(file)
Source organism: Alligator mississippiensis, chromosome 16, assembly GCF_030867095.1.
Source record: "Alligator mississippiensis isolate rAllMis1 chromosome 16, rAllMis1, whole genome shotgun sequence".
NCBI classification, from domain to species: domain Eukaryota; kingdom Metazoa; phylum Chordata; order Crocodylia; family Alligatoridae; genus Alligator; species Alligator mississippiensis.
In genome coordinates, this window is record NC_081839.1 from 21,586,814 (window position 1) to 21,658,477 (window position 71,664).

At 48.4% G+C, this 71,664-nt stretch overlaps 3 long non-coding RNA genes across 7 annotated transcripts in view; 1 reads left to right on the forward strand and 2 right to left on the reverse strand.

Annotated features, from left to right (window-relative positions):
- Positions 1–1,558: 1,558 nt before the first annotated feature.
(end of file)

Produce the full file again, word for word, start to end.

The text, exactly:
Source organism: Alligator mississippiensis, chromosome 16, assembly GCF_030867095.1.
Source record: "Alligator mississippiensis isolate rAllMis1 chromosome 16, rAllMis1, whole genome shotgun sequence".
NCBI classification, from domain to species: domain Eukaryota; kingdom Metazoa; phylum Chordata; order Crocodylia; family Alligatoridae; genus Alligator; species Alligator mississippiensis.
In genome coordinates, this window is record NC_081839.1 from 21,586,814 (window position 1) to 21,658,477 (window position 71,664).

At 48.4% G+C, this 71,664-nt stretch overlaps 3 long non-coding RNA genes across 7 annotated transcripts in view; 1 reads left to right on the forward strand and 2 right to left on the reverse strand.

Annotated features, from left to right (window-relative positions):
- Positions 1–1,558: 1,558 nt before the first annotated feature.